I don’t know where most of my online sales will happen. There’s a lot of time left between now and the beginning of the year, my busiest time of year. I’m curious to see which site has more traffic and which one has more actual sales.

There are lots of ways to define sales success. In a few months I’ll know if it is spelled
E T S Y or Z I B B E T.

As we ease into the shorter days of fall

imagesA few years ago I read an article in the AJC (I think) about how Labor Day and the return to school impact people, even those who have long ago sent their last child to school. The article described the way we remain tied to the traditional school year. As school buses slow traffic, adults often find renewed vigor in picking up projects abandoned in the excitement of spring and the heat of summer. For those of us in the soggy South, gardeners are still hoping for a few good tomatoes, yards have grown tall, and dogs have been told too often “We can’t go walk in this storm.”

In June, six months after welcoming 2013 with three of the finest women I am so grateful to call my friends, I took measure of the first six months of this year and checked in to see where they/we are. We will spend the last hours of 2013 together too. Sizing up, bidding farewell, celebrating, and welcoming anew, all rituals of the seasons.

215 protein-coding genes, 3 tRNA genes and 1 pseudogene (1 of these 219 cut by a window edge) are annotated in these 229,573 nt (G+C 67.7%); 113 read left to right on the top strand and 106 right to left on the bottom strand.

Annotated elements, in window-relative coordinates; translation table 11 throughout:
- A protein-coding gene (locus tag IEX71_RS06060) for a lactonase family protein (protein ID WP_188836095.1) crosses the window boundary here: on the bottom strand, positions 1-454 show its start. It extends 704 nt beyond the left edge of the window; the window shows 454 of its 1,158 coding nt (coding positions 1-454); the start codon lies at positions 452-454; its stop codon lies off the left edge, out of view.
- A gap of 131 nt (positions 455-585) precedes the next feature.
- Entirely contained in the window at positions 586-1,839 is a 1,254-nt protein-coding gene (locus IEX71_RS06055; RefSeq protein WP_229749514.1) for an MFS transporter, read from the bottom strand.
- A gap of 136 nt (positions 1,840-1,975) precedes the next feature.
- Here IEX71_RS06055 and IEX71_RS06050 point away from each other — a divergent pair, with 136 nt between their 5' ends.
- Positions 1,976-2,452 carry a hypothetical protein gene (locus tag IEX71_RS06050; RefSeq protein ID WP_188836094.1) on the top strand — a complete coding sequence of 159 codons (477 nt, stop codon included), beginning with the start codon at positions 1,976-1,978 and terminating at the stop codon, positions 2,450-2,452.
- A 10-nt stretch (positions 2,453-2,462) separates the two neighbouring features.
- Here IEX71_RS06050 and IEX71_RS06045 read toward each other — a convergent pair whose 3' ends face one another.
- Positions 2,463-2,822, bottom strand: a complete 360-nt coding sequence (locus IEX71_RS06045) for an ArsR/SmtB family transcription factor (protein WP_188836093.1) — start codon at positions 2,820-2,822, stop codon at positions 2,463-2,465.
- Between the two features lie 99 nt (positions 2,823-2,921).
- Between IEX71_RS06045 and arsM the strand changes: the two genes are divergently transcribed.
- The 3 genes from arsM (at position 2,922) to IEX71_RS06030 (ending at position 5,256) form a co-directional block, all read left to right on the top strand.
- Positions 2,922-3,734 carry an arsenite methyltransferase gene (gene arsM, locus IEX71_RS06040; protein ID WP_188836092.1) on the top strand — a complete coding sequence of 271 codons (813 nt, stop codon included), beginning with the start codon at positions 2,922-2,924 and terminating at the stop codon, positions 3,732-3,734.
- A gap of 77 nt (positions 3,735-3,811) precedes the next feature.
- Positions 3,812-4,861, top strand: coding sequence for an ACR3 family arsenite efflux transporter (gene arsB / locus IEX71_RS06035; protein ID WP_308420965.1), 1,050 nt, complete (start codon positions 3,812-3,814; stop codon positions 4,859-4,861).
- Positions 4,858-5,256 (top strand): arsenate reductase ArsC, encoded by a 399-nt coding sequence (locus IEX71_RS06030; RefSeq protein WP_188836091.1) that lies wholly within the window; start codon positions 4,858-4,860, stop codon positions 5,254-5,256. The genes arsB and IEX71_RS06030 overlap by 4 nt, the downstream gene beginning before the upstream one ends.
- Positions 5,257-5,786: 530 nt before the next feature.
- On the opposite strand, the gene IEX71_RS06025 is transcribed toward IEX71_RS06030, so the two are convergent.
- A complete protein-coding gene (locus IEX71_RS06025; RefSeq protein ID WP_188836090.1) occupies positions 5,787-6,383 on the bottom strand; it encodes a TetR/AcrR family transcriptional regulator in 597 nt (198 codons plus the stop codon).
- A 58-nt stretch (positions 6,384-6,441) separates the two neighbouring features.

In the mean time my list is full. There are at least two rooms and one porch floor to paint, pictures to hang, and furniture to sell, donate, or put to use where we see better purpose. I have a new website and Etsy shop to launch for my handmade goods. My goal of paddling 12 rivers in Georgia finds me with the plans to make the Savannah the ninth on the list in two weeks. I’ll spend a weekend with college friends and feel like we never left campus at all.

The summer long project I have called The Big Shed will continue until the content of every box we have stashed away is explored, and every drawer opened. I have too many clothes waiting to be listed on eBay that no longer fit my life or my waistline. In a few weeks I’ll have a “you pick, she picks” with my daughters to send things to their households.

I don’t long for the short dim days of winter, but I love what fall has on tap for me.

Measure twice, cut once

The Friday Photo
A weekly photo inspired by art, community, and spontaneity
October 19, 2012

Design decisions

This felted cashmere sweater is waiting patiently for me in my sewing room. Working with cables and other designs can be a challenge sometimes, in addition to any signs of wear that send things to a thrift store. I think I’ve just about worked through how to use this cast-off treasure.

Rural and Progressive

Disclaimer: Rural and Progressive is a self-published website. Any contributions supporting the research, web platform, or other work required for the owner and any invited guest contributors, is not tax deductible. Rural and Progressive is not operating as a nonprofit entity.